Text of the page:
Last week, of course, was Mabon, the Fall equinox. Or, maybe Mabon is simply on the equinox. I still haven't sorted out whether the quarter-days are the astronomic events, or simply on them. Like, is "Mabon" a synonym for "Fall equinox?" I don't know.
Anyway, so as I said last year, it's a holiday but not a semester break. The fall semester goes until Samhain. Unlike the other Sabbats, though, there isn't just one thing going on on campus. Instead, there's a couple of different activities, some of them overlapping with each other, so you can choose which ones you want to do.
There are fall-related crafts (mostly for sprouts and their friends) like making leaf rubbings, there's bobbing for apples and a tour of the cider press (also mostly for sprouts), a lunch-time version of the Paleolithic Dinner, and a storytelling gathering. Charlie leads a plant walk for anyone who's interested, all about how different plants (and any animals they encounter) are preparing for winter. Greg and Karen lead a Buddhist ceremony--something to do with honoring the dead--for anyone interested. There's a charity collection for food--that started a couple of weeks ago, so Karen and Joy's students from off-campus could drop off canned goods and so forth, but on Mabon we counted it all up and put the boxes in the Office for the next person who drives into town to take. There's the gratitude circle I attended last year. And there's the Thank You Doll.
The Thank You Doll is built at the same time as the Gratitude Circle, so you can't do both. Last year I did the Circle, this year I did the Doll Build.
Sarah runs it, which kind of surprised me, as it's rather pagan, but I suppose she was pagan once, and she does work here. Charlie attends, which is why he wasn't at the Gratitude Circle last year. I don't think it has anything to do with his avoiding Kit. She avoids him, and makes a lot of little needling comments about him (mostly when he isn't around) but he mostly just ignores her. I think don't think Charlie would let anybody keep him from doing what he wants to do.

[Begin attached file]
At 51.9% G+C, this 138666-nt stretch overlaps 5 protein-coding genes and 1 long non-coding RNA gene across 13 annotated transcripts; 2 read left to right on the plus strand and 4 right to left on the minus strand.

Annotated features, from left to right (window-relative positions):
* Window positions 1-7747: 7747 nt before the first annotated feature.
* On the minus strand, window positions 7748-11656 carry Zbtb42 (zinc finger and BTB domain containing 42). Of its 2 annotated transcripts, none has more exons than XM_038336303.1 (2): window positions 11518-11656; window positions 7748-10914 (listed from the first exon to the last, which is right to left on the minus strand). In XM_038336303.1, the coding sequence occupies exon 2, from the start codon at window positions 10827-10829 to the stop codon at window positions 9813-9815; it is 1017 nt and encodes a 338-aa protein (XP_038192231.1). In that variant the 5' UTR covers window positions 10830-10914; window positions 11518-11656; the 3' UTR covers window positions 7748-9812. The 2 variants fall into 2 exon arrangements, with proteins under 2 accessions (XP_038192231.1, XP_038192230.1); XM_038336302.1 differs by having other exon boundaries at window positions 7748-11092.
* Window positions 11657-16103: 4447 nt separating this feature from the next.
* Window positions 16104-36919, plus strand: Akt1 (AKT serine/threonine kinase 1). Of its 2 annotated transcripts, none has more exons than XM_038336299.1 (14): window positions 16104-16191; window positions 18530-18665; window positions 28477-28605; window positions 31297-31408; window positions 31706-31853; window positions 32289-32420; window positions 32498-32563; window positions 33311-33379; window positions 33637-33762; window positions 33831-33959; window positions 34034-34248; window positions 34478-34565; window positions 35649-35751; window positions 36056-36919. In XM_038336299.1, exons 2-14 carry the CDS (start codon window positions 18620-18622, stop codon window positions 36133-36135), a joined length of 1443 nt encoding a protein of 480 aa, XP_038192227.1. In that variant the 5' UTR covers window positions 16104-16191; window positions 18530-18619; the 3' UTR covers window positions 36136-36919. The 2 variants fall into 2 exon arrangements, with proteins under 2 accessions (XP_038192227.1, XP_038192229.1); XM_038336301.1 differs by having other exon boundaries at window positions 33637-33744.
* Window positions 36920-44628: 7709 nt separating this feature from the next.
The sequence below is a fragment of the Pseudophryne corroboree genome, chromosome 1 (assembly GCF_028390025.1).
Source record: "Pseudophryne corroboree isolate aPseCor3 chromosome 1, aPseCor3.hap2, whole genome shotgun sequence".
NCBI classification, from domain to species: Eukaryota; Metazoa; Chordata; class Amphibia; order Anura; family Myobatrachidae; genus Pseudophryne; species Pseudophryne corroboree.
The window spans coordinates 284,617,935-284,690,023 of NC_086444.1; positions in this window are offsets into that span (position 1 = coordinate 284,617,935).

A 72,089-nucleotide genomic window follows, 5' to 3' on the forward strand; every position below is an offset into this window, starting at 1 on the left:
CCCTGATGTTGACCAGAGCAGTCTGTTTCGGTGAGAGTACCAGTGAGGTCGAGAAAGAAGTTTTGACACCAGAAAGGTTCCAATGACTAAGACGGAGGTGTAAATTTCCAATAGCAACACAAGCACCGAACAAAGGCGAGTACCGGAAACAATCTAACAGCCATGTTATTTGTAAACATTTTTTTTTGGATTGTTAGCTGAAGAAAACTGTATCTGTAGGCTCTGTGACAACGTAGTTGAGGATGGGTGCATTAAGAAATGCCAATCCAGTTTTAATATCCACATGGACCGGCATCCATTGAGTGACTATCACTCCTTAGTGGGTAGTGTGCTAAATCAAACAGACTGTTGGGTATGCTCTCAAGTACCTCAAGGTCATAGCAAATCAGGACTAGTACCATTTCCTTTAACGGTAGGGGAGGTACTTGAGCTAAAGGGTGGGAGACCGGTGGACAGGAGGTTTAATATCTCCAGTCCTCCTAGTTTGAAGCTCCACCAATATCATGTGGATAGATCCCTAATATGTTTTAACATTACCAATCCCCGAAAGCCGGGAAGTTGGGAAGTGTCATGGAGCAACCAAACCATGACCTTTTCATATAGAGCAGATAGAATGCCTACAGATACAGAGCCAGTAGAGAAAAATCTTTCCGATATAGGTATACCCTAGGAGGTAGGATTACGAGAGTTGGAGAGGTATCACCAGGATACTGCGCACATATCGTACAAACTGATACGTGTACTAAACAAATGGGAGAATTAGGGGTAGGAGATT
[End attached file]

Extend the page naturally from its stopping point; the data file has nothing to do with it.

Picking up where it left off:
The way the Thank You Doll works is that Sarah and one of her students carry in a big box full of farm products that last a while--potatoes, winter squash, apples, dried flower stalks and grass stems, dried chilli peppers--and a sort of wooden stretcher or litter. Then we built this figure or doll out of the vegetables, using little wooden slivers to stick the pieces together.
There weren't very many of us--Sarah and her family, plus Charlie, Sadie, Kayla, Aidan, Nora, Rick and I, and a couple of other students--so we all got to work on the Doll. We ended up making a sort-of snowman shape with three round squashes. It had two long skinny squashes for legs, fallen oak twigs for arms, chillies for facial features (we stuck them on with wooden slivers), and foxtails for hair.
Then we carried the Doll on the stretcher-thing to the middle of the farm, put it down, and "woke up the Doll." We did this by jumping up and down and shouting "wake up! It's Mabon! Wake up!" It was very silly. Apparently, the youngest person present is always in charge of checking to see if the Doll is awake. This year, of course, that was Aidan. He bent down and listened carefully for a long time. Finally, Kayla asked "Aidan, can you hear the Doll say it's awake?" He nodded, and then said yes.
What is that like for a small child, being asked to hear a doll made of vegetables speak? I asked if the Doll literally speaks, but the others didn't know. None of them had ever been the youngest in the group.
"The children always say they can hear it," said Sadie.
Afterwards, we took the Doll on a tour of the farm and showed it all the places where its bodyparts had come from. Then we had a late Paleolithic lunch and everybody gave part of their meal to the Doll. After the meal, we put the Doll (and its food and drink) on display in the Great Hall. I saw the Doll last year, but didn't know what it was and didn't ask. The place is all decorated for Fall now, so I just thought the Doll was part of the decoration.
A few days later, we got together to bury it in the center of the farm. Sarah says parts of the Doll often sprout in the spring and they are always allowed to grow.
Nobody explained what all of this is about, where the ritual came from, or why Sarah, of all people, is in charge of it. But that's kind of normal around here. A lot of things have no explanation, they just feel right. I suppose getting a sense of "right" is part of the lesson around here.